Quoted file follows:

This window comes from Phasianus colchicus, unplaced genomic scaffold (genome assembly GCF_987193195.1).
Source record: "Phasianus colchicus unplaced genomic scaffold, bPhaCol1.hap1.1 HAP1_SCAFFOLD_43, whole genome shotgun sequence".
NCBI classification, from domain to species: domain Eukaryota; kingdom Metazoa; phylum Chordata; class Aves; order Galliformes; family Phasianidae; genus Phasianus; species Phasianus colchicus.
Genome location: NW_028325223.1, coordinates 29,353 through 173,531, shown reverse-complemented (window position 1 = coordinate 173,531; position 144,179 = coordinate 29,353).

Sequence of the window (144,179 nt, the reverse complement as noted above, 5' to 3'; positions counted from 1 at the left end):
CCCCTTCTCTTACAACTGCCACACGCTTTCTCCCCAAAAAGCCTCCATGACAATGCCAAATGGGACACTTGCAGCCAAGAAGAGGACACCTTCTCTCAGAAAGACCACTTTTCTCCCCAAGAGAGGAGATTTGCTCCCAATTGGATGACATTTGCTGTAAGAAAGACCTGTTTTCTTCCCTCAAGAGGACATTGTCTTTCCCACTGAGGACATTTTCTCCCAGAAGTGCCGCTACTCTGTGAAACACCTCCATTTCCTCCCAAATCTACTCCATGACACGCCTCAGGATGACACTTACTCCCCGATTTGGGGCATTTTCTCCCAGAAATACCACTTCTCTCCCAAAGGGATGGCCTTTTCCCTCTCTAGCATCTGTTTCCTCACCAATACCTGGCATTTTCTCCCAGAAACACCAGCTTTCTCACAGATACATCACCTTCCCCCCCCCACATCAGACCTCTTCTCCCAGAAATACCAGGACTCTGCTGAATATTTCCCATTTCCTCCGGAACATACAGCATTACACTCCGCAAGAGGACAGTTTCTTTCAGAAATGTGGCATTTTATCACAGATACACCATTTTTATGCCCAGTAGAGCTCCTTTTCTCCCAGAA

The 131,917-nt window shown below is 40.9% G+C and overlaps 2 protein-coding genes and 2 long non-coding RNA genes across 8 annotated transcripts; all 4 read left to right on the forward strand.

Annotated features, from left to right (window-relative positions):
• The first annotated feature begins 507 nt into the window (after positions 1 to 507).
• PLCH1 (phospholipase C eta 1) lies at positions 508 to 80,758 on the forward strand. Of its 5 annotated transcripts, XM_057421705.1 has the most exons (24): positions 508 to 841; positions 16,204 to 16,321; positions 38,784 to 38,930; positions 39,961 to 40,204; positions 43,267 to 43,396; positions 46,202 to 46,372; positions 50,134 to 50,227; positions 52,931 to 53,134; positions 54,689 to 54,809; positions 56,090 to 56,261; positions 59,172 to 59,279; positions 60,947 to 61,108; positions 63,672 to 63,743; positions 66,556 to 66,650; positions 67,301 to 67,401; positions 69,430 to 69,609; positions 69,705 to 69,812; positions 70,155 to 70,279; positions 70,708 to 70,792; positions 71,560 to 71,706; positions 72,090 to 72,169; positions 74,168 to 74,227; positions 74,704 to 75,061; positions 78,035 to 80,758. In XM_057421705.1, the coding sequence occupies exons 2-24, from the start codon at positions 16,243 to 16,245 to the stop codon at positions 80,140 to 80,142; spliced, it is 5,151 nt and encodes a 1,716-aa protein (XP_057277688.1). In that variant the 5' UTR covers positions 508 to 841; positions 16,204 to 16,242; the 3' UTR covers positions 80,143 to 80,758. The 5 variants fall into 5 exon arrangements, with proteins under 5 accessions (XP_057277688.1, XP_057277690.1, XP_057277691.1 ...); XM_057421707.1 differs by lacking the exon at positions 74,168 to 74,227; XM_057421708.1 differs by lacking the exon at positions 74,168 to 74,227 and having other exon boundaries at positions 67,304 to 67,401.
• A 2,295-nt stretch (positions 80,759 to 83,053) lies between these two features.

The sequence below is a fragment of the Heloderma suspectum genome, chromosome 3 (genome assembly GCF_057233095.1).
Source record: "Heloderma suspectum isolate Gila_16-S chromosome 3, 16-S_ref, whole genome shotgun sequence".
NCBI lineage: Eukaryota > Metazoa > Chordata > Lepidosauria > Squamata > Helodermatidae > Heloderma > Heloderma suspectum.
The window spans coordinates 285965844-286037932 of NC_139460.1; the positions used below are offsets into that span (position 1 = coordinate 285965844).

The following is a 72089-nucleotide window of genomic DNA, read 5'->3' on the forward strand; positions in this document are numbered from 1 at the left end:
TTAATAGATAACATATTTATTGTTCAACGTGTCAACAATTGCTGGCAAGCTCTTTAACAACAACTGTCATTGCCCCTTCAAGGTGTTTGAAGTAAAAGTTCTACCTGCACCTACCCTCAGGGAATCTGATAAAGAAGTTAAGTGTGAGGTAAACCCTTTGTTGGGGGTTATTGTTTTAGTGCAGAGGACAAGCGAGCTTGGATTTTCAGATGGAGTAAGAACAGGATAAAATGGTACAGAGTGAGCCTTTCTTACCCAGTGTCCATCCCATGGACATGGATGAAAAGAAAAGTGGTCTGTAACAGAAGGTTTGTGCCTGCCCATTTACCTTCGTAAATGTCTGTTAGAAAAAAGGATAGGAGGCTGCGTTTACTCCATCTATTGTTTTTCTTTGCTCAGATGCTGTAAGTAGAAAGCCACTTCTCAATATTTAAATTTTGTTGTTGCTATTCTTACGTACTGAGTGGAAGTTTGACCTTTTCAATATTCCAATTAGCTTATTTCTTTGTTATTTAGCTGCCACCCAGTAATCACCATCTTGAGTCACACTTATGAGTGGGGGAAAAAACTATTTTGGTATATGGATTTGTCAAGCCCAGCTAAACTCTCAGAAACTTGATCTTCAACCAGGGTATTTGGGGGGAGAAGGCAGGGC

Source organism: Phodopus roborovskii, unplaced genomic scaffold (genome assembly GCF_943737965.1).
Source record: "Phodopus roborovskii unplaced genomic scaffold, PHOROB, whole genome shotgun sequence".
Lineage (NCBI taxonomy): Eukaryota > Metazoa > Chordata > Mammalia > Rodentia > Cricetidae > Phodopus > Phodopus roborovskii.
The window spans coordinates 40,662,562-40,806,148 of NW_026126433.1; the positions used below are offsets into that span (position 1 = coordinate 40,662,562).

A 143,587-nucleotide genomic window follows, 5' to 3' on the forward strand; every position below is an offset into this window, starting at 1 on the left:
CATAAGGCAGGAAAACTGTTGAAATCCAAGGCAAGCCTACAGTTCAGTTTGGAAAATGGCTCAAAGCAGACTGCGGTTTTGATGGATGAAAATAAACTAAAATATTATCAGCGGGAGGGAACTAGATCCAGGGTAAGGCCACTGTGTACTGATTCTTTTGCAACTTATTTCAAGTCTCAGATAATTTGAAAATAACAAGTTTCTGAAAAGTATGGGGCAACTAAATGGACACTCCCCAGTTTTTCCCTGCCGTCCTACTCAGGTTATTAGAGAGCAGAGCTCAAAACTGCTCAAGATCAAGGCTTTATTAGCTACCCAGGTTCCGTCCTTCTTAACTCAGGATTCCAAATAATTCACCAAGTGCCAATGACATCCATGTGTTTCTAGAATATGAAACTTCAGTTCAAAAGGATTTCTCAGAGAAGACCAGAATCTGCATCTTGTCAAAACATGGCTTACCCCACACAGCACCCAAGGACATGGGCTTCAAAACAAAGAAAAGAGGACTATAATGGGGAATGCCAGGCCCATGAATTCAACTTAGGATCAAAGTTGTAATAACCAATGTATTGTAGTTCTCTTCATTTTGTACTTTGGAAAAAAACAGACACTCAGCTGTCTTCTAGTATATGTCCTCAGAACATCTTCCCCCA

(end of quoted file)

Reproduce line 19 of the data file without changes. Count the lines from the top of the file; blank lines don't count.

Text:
Source record: "Phodopus roborovskii unplaced genomic scaffold, PHOROB, whole genome shotgun sequence".